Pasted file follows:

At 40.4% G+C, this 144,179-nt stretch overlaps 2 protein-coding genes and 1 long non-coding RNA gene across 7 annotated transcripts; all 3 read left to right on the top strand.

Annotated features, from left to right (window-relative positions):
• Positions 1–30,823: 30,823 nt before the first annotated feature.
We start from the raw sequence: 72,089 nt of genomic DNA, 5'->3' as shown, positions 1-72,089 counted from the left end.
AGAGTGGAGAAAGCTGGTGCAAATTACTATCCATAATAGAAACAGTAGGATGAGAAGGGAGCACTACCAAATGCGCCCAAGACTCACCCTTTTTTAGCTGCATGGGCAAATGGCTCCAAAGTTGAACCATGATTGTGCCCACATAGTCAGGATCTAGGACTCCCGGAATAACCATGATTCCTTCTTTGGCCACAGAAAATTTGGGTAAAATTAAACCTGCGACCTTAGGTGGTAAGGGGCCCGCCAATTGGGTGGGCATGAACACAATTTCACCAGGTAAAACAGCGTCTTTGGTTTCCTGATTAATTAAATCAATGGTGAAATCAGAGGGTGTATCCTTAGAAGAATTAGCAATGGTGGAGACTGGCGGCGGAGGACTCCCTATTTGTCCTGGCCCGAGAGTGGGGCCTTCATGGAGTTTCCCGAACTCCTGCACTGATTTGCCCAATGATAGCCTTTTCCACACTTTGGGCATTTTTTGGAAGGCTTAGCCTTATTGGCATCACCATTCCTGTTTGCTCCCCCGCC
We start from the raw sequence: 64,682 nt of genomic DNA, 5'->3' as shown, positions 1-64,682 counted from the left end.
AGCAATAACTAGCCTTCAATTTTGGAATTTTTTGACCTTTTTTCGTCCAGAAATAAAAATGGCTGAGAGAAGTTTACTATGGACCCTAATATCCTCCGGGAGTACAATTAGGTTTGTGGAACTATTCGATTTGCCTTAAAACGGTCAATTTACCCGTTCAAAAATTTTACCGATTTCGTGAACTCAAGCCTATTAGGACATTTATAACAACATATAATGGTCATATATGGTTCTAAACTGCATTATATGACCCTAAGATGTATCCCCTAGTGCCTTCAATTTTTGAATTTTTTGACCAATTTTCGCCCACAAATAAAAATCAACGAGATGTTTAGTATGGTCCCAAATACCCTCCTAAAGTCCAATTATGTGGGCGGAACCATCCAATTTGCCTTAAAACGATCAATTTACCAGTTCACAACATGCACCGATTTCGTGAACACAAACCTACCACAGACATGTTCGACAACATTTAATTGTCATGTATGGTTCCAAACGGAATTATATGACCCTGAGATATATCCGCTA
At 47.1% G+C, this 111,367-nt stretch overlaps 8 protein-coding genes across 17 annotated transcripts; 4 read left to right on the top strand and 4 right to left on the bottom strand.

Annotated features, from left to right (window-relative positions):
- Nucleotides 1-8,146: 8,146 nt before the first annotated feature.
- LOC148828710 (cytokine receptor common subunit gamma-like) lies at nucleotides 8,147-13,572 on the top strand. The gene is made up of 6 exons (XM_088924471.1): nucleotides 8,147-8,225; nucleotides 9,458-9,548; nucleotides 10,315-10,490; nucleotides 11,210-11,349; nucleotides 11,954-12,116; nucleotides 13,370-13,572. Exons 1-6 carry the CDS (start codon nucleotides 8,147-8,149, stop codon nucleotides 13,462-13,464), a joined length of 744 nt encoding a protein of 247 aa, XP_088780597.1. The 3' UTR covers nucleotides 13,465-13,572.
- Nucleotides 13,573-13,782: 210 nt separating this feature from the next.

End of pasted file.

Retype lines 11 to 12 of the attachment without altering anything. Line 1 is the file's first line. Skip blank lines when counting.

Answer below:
- LOC148828710 (cytokine receptor common subunit gamma-like) lies at nucleotides 8,147-13,572 on the top strand. The gene is made up of 6 exons (XM_088924471.1): nucleotides 8,147-8,225; nucleotides 9,458-9,548; nucleotides 10,315-10,490; nucleotides 11,210-11,349; nucleotides 11,954-12,116; nucleotides 13,370-13,572. Exons 1-6 carry the CDS (start codon nucleotides 8,147-8,149, stop codon nucleotides 13,462-13,464), a joined length of 744 nt encoding a protein of 247 aa, XP_088780597.1. The 3' UTR covers nucleotides 13,465-13,572.
- Nucleotides 13,573-13,782: 210 nt separating this feature from the next.